What impact has technology had on the flow of information in your industry, including the flow of information to and from competitors? Are your controls keeping pace?
“Fashion Industry Gossip Was Once Whispered. Now It’s on Instagram.,” The Wall Street Journal, December 2, 2018 (online). Instagram used to track fashion statements that are strikingly similar.
Underlying this is the point that copying someone else’s creative expression is frowned upon. (Compliance) And that public shaming may be a more effective (and less expensive) control than copyright litigation. (Governance) And a photo of a jacket (or the jacket itself) is as much information as an email. (Information)
Filed under Compliance, Compliance (General), Controls, Definition, Duty, Governance, Information, Internal controls, Ownership, Protect assets, Technology, Third parties
“Wells Fargo Technology Under Scrutiny,” The Wall Street Journal, November 8, 2018 B11. Questions being raised about the technology the bank uses for cybersecurity and risk management.
Do you have the right technology to effectuate the controls you have placed around information? Will your regulators agree? If you are already on the regulator’s radar screen, will your controls measure up?
Filed under Controls, Corporation, Duty, Governance, Internal controls, IT, Oversight, Protect, Protect assets, Risk assessment, Security, Technology
“SEC Keeps Study On Speed-Bump Trading Under Wraps,” The Wall Street Journal, October 25, 2018 B11. SEC has done a study of controls that slow down high-frequency traders, but hasn’t released that publicly.
The SEC is in charge of protecting the stock trading system. As such, it watches over how quickly information moves within that ecosystem, and whether access is available to all at the same time. But the SEC refuses to release the unredacted text of a study that it did on the impact on “controls” that limit the ability of high-speed traders to take unfair advantage of their access to information.
Curious as to why (and what) the government doesn’t want us to know. Who oversees the government? (Hint: a free press is one of them).
Filed under Access, Accuracy, Controls, Data quality, Duty, Governance, Government, Information, Interconnections, IT, Oversight, Technology, Third parties, To report, Value
“Apple CEO Urges Action on Data Misuse,” The Wall Street Journal, October 25, 2018 B1. Tim Cook wants GDPR-style privacy protections in the US. Claims “[o]ur own information … is being weaponized against us with military efficiency.”
He went on to suggest that the data collection practices of some online advertising companies are the equivalent of government surveillance.
How do we wrest control of our information back again? Or is privacy dead? And do we believe that our federal legislature is competent to develop the necessary (and effective) legal controls and protections that true Governance requires?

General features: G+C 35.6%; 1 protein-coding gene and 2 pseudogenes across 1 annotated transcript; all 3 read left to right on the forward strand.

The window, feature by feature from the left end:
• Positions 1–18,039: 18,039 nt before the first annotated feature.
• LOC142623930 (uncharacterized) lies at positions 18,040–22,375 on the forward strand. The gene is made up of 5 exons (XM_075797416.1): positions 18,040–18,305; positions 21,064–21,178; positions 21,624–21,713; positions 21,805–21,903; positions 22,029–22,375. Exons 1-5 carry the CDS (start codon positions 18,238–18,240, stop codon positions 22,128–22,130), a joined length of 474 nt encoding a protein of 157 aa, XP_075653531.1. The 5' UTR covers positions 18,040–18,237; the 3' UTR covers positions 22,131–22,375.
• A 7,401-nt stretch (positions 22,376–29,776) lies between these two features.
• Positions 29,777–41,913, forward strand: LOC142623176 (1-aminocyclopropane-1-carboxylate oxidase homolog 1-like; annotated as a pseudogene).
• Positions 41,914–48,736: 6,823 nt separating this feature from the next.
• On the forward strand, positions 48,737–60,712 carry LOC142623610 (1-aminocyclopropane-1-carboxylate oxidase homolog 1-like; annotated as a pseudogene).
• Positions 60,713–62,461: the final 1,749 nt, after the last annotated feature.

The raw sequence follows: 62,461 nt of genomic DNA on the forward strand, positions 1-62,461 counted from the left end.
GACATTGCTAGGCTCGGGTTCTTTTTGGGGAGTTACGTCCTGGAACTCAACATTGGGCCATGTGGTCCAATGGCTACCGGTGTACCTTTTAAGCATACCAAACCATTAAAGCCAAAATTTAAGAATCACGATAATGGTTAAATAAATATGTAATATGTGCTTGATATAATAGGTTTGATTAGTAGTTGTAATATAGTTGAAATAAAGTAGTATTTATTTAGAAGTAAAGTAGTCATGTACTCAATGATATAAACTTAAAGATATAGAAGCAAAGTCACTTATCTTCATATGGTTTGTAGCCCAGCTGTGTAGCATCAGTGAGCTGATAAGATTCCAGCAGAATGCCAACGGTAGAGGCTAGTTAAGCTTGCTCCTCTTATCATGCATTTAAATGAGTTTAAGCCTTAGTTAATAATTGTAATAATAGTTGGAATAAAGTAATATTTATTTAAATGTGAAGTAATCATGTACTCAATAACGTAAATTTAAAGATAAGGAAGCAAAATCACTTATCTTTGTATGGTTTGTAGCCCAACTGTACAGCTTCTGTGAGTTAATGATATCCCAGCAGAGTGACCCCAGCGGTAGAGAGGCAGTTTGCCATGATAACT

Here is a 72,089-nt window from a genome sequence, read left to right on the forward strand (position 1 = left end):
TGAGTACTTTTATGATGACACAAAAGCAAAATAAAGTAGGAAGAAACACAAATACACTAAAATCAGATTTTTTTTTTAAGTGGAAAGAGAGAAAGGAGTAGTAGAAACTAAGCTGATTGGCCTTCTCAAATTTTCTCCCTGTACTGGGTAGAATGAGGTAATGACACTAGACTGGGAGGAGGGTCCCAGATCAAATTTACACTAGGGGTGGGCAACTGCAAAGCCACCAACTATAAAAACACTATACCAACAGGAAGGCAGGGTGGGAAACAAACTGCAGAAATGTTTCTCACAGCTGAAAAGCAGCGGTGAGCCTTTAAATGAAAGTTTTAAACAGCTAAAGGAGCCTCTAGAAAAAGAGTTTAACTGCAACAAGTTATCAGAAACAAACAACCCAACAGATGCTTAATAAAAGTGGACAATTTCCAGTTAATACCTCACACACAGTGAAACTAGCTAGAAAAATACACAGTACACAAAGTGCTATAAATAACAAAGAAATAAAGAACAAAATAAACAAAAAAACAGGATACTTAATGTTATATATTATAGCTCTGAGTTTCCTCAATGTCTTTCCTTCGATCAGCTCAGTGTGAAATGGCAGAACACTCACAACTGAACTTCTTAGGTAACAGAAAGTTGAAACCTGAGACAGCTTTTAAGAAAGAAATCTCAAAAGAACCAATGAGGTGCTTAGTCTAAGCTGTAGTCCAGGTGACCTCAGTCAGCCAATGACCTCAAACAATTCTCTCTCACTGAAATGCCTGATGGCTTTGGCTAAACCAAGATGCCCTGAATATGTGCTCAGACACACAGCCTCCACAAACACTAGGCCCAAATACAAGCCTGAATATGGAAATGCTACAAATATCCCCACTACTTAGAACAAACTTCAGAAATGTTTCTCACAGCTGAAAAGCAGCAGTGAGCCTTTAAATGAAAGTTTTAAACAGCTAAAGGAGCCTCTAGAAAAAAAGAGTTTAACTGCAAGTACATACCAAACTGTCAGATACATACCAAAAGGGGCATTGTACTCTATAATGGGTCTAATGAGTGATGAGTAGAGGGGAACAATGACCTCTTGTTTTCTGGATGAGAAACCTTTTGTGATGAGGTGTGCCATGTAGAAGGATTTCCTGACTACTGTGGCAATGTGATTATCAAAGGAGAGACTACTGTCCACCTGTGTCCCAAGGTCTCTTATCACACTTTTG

Filed under Access, Accuracy, Analytics, Controls, Corporation, Duty, Duty of Care, Governance, Government, Information, Oversight, Ownership, Ownership, Policy, Privacy, Technology, Third parties, Value
Would Macy’s tell Gimbels? Miracle on 34th Street.
“EBay Alleges Incursion by Amazon,” The Wall Street Journal, October 18, 2018 B2. Amazon accused of stealing customers by penetrating EBay’s internal emessaging platform and breaching EBay’s rules.
What’s your information worth to you? What’s it worth to your competitors? How well is it protected? What controls do you have on the acts by your employees, especially when accessing the systems and information of your competitors?
Filed under Access, Compliance, Compliance (General), Controls, Corporation, Duty, Employees, Governance, Information, Internal controls, IT, Oversight, Protect assets, Security, Technology, Third parties, Value
That’s a catchy headline.
“Facebook Thinks Hack Was Set by Spammers,” The Wall Street Journal, October 18, 2018 B1. FB says recent breach of ~30 million accounts was by spammers wanting to make profits, and not by nation states with evil motives. FB will likely never find who took the information.
This raises a whole host of issues about information ownership and the duty of companies who handle and store your data. And IT security, or insecurity. Which is your favorite? I personally favor what this says about the culture at FB; with these issues, the FB communication to the market and its shareholders and its customers speaks volumes about how FB views the risks of its business. So now a denial is Information, by definition.
Filed under Access, Communications, Compliance, Compliance (General), Controls, Corporation, Culture, Definition, Directors, Duty, Duty of Care, Employees, Governance, Information, Interconnections, Internal controls, Investor relations, IT, Oversight, Ownership, Privacy, Protect assets, Security, Technology, Third parties, Who is in charge?
“Smart Devices Draw New Defenses,” The Wall Street Journal, October 18, 2018 B1. Companies move to add security to the Internet of Things things, like interconnected devices inside your home (e.g., cameras, routers, refrigerators, and tvs).
Do we really know how insecure the appliances you have in your house? Do we really care? I posted earlier today about Apple in China building and selling phones that have the option, but not the requirement to have two-factor authentication. Is the user the weakest link?